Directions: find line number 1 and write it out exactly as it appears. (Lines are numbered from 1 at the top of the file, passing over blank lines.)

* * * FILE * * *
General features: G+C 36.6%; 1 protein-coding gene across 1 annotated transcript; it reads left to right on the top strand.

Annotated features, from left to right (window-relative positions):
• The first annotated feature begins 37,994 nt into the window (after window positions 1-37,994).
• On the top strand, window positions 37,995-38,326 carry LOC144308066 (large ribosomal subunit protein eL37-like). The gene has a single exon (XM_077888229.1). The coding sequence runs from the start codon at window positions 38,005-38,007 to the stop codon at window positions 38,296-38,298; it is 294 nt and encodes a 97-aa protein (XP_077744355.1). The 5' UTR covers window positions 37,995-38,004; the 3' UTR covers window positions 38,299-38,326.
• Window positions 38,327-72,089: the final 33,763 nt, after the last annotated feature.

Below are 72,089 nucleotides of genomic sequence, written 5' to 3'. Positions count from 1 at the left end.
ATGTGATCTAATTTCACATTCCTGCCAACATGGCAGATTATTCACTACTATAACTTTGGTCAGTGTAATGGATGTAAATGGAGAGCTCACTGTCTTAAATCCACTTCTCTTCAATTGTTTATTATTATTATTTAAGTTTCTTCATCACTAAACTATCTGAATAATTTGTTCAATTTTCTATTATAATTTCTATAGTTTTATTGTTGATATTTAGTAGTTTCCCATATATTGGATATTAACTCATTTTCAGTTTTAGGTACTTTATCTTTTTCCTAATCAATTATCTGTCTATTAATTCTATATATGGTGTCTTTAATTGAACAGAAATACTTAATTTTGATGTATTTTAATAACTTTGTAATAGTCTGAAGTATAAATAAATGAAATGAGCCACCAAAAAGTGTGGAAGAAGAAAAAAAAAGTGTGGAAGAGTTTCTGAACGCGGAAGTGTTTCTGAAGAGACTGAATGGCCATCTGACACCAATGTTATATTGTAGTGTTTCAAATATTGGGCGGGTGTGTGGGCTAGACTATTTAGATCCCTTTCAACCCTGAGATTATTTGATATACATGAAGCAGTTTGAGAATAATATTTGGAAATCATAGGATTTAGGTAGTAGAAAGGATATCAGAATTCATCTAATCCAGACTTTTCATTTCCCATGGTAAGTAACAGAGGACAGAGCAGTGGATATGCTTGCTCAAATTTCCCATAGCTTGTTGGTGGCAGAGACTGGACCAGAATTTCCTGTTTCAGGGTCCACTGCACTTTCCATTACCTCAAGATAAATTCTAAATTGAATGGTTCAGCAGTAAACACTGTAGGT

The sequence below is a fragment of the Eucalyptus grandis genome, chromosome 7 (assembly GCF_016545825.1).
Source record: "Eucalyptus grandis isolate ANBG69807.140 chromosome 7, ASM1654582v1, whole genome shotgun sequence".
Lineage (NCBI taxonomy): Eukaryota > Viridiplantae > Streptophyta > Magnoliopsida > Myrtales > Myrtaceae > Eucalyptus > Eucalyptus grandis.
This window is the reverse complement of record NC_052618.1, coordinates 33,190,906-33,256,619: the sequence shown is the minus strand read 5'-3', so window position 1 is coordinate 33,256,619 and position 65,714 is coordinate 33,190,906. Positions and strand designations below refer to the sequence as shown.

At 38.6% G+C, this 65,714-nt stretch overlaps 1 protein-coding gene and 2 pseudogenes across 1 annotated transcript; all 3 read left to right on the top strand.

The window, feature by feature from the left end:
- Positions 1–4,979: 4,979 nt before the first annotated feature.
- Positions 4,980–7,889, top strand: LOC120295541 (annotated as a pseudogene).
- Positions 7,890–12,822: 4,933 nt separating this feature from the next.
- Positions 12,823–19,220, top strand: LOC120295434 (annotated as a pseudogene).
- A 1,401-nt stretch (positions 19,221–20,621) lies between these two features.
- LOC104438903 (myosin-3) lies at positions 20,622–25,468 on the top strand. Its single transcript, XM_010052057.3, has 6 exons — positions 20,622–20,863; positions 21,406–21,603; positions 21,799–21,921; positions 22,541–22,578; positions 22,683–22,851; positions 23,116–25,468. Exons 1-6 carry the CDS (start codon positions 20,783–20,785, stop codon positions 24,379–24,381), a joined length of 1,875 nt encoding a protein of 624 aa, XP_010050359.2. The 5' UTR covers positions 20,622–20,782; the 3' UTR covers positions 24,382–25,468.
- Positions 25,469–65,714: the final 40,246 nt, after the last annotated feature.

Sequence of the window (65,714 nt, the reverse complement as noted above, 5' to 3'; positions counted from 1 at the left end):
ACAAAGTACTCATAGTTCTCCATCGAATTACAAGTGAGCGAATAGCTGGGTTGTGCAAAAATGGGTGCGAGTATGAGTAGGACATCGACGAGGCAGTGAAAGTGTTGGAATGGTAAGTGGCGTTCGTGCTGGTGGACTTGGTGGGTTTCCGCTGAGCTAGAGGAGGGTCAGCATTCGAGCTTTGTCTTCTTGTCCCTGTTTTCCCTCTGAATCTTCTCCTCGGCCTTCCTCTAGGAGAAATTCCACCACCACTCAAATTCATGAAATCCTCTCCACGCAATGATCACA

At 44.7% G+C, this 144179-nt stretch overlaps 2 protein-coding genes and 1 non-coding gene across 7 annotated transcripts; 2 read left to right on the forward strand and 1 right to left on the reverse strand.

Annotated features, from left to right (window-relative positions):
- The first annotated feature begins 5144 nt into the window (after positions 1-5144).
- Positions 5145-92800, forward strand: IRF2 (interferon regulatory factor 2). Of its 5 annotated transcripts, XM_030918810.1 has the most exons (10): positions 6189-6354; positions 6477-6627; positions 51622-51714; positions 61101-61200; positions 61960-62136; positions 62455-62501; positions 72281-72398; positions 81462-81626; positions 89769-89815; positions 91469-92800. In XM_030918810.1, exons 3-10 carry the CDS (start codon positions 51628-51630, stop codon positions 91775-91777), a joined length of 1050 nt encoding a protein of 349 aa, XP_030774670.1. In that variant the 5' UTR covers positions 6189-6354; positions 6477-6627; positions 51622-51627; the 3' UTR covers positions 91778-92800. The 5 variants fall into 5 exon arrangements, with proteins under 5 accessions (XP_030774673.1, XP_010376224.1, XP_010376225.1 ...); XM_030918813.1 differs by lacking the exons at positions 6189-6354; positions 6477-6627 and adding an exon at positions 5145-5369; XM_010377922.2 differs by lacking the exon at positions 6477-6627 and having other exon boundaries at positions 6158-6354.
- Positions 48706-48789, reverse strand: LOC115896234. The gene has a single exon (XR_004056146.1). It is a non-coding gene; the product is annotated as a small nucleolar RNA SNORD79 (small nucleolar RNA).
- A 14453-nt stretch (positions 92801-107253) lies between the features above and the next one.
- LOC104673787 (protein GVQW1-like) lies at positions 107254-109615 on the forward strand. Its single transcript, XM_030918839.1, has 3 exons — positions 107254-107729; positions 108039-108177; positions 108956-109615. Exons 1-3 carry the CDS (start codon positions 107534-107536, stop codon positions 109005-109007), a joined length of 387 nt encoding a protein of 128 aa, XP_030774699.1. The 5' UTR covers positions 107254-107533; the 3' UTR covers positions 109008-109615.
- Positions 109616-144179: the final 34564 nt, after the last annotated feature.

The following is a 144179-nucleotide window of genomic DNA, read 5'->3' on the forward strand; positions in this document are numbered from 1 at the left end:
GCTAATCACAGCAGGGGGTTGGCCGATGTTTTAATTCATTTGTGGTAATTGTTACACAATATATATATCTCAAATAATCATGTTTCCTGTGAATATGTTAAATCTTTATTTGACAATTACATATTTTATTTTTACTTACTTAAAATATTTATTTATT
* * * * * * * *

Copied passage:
General features: G+C 36.6%; 1 protein-coding gene across 1 annotated transcript; it reads left to right on the top strand.